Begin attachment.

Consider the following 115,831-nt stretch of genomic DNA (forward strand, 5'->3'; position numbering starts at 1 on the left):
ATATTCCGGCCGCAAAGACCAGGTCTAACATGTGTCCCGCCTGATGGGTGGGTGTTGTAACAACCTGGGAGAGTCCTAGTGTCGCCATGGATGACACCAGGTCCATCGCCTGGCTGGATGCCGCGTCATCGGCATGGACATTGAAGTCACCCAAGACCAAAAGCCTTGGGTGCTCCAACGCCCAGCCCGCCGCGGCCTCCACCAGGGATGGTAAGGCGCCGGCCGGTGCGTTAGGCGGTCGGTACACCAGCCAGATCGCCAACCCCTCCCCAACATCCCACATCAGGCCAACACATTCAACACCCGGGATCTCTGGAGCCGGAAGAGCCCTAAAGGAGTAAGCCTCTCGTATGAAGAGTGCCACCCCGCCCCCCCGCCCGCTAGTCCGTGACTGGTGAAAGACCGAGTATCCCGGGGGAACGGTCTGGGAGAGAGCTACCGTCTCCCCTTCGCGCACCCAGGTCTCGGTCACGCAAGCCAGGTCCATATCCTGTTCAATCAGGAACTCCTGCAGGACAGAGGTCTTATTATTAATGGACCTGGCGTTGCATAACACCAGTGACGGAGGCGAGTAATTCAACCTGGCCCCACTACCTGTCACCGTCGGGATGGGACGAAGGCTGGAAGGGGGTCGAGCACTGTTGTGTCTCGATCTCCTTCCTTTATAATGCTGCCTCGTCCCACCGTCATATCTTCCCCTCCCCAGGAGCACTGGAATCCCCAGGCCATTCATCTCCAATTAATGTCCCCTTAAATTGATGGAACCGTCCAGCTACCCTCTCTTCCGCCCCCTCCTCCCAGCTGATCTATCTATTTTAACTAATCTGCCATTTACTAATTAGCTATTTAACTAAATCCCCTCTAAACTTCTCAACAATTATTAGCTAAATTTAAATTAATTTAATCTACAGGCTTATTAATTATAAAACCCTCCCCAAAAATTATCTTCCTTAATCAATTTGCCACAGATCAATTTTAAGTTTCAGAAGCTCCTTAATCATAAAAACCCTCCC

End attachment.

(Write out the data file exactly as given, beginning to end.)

Consider the following 115,831-nt stretch of genomic DNA (forward strand, 5'->3'; position numbering starts at 1 on the left):
ATATTCCGGCCGCAAAGACCAGGTCTAACATGTGTCCCGCCTGATGGGTGGGTGTTGTAACAACCTGGGAGAGTCCTAGTGTCGCCATGGATGACACCAGGTCCATCGCCTGGCTGGATGCCGCGTCATCGGCATGGACATTGAAGTCACCCAAGACCAAAAGCCTTGGGTGCTCCAACGCCCAGCCCGCCGCGGCCTCCACCAGGGATGGTAAGGCGCCGGCCGGTGCGTTAGGCGGTCGGTACACCAGCCAGATCGCCAACCCCTCCCCAACATCCCACATCAGGCCAACACATTCAACACCCGGGATCTCTGGAGCCGGAAGAGCCCTAAAGGAGTAAGCCTCTCGTATGAAGAGTGCCACCCCGCCCCCCCGCCCGCTAGTCCGTGACTGGTGAAAGACCGAGTATCCCGGGGGAACGGTCTGGGAGAGAGCTACCGTCTCCCCTTCGCGCACCCAGGTCTCGGTCACGCAAGCCAGGTCCATATCCTGTTCAATCAGGAACTCCTGCAGGACAGAGGTCTTATTATTAATGGACCTGGCGTTGCATAACACCAGTGACGGAGGCGAGTAATTCAACCTGGCCCCACTACCTGTCACCGTCGGGATGGGACGAAGGCTGGAAGGGGGTCGAGCACTGTTGTGTCTCGATCTCCTTCCTTTATAATGCTGCCTCGTCCCACCGTCATATCTTCCCCTCCCCAGGAGCACTGGAATCCCCAGGCCATTCATCTCCAATTAATGTCCCCTTAAATTGATGGAACCGTCCAGCTACCCTCTCTTCCGCCCCCTCCTCCCAGCTGATCTATCTATTTTAACTAATCTGCCATTTACTAATTAGCTATTTAACTAAATCCCCTCTAAACTTCTCAACAATTATTAGCTAAATTTAAATTAATTTAATCTACAGGCTTATTAATTATAAAACCCTCCCCAAAAATTATCTTCCTTAATCAATTTGCCACAGATCAATTTTAAGTTTCAGAAGCTCCTTAATCATAAAAACCCTCCC